Barro Rojo Arte Escénico (BRAE): 41 Years of Dance, Expression, and Social Impact

For the past 41 years, Barro Rojo Arte Escénico (BRAE) has been a powerful voice on the stage, using choreography to bring the realities of our social environment to life. Founded in 1982 at the Autonomous University of Guerrero and later relocating to Mexico City, BRAE has become a hub for creative expression, performer and choreographer training, and raising social awareness.

In a recent interview with The Day, Laura Rocha, the artistic director and founder of BRAE, shared what motivates her to continue this journey. She spoke passionately about her commitment to causes close to her heart, including advocating for women in search of their missing children and championing the cause of female empowerment and equality.

Rocha emphasized the importance of addressing issues such as the plight of migrants, both in Latin America and Europe, where she has witnessed the suffering of people in search of a better life. Additionally, she stressed the need for economic recognition and equal conditions in the performing arts profession.

BRAE has consistently brought social issues to the forefront of its performances. The company believes in celebrating life, acknowledging the strength to fight for change, and shedding light on pressing social concerns.

One notable example of their socially conscious work is “Omission four three,” a production that centers on the missing Ayotzinapa normal students, a topic that deeply resonates with their mission.

To mark their 41st anniversary, BRAE will grace the stage at the Esperanza Iris City Theater with the program “40 and one.” This program features choreographies that encourage reflection on both social reality and the human spirit. Additionally, a commemorative plaque will be unveiled to celebrate this milestone.

For BRAE, dance is a transformative force that shapes individuals and fosters a deeper connection with reality. They believe that every audience member becomes an essential part of the creative process, allowing them to engage emotionally with the performance.

The upcoming works will explore themes like familial bonds, love, the absence of a father figure, and the quest for one’s path in life. These themes, although emotionally charged, are the driving force behind BRAE’s artistic endeavors.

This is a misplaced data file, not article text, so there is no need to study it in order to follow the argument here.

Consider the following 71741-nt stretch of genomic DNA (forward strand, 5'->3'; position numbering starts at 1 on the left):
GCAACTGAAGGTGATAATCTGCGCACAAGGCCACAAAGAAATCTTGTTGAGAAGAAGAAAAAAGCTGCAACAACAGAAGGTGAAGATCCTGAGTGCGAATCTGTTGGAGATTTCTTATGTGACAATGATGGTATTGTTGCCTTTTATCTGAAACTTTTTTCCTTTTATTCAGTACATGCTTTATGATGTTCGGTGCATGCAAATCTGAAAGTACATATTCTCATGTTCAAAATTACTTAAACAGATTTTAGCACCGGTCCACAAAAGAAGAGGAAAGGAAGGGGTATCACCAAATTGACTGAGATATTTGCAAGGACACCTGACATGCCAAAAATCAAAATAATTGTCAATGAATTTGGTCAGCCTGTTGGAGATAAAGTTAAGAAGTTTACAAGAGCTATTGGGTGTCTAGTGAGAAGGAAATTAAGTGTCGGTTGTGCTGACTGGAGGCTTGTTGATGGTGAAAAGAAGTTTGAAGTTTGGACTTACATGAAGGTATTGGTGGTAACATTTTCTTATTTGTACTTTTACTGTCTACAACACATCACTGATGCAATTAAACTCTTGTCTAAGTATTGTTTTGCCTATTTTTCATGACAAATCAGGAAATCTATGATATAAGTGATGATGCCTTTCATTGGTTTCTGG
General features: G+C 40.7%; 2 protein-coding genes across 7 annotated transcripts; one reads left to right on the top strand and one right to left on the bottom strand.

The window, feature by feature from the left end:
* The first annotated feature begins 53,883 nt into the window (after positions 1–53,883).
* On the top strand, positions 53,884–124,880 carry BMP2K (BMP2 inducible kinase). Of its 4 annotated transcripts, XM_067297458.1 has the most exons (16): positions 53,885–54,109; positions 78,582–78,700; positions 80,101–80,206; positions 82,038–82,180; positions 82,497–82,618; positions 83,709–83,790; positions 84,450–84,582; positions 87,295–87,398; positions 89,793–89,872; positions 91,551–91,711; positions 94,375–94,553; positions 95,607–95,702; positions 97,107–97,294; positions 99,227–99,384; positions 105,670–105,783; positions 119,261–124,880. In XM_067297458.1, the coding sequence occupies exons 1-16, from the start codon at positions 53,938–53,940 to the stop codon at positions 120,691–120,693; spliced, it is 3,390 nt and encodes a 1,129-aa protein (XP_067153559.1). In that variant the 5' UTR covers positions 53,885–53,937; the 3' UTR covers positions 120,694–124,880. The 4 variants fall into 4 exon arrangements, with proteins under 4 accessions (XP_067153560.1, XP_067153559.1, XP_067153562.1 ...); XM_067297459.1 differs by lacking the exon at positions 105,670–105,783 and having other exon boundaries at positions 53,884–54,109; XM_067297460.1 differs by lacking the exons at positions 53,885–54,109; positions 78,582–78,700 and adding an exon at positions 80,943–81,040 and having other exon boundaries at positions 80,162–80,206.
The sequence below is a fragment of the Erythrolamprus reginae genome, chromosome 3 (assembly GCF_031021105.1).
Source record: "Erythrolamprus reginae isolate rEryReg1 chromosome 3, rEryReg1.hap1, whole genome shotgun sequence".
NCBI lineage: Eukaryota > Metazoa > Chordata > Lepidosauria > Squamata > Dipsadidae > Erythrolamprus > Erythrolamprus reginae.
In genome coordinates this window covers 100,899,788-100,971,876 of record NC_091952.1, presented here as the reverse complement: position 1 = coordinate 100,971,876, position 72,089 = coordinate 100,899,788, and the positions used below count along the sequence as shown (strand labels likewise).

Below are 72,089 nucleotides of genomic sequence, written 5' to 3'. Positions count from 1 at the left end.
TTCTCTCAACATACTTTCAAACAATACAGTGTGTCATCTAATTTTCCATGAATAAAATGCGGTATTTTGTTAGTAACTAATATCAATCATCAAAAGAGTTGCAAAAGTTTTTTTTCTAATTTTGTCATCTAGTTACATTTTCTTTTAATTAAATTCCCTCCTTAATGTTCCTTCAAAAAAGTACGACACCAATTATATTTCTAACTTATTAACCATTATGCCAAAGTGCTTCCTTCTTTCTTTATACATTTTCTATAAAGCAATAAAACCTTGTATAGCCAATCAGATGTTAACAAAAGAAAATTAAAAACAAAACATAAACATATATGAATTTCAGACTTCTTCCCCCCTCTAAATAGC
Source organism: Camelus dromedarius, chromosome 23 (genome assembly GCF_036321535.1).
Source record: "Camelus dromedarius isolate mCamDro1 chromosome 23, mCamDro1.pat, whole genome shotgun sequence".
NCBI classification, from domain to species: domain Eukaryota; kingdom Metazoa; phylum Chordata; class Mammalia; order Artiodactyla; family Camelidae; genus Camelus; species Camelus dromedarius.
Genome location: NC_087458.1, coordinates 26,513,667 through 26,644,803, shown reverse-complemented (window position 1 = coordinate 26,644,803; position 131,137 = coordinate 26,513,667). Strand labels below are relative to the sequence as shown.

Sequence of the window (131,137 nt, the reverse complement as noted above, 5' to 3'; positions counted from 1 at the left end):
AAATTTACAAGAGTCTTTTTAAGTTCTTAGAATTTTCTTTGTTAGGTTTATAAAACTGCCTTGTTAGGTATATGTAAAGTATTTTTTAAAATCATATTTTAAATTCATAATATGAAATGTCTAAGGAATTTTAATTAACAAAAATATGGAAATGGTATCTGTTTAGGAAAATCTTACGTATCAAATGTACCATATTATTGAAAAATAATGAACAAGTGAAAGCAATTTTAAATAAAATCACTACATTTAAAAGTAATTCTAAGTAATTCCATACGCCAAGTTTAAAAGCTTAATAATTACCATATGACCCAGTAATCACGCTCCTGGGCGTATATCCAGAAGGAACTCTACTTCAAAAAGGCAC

At the Esperanza Iris City Theater, Barro Rojo will premiere “From Sunset to Silence,” a poignant journey through the twilight of life toward the serenity of silence. The second work, “I’m not leaving, I’m just flying… (To Sabín),” examines the complexities of family ties and the psychological impact of the paternal figure.

Rocha collaborated with the B cast, composed of emerging talents, for this program. She was inspired by their dedication and energy, which injected new life into the project.

While the energy of young performers is undeniably strong, BRAE also values the contributions of experienced individuals like Roberto Solís and Julio Hernández, as well as other artists who have embarked on their creative journeys.

With over four decades of experience as a teacher at the National Institute of Fine Arts and Literature, Rocha has not given up hope of one day establishing a contemporary dance school. She envisions a space where their dance and life philosophy can fully flourish, considering it a lifelong commitment.

In “40 and one,” dedicated to the communities of Tlalpan, artists including Paulina Juárez, Luisa Ocampo, Teseida Pimentel, Laura Vargas, Miguel Gamero, Julio Hernández, Roberto Solís, César Zarco, and Levi Yáñez will participate, along with guest dancers from the Nueva Guardia Cast B program.

BRAE’s anniversary performance is set for today at 8:30 p.m. at the Esperanza Iris City Theater in the Historic Center of Donceles 36.

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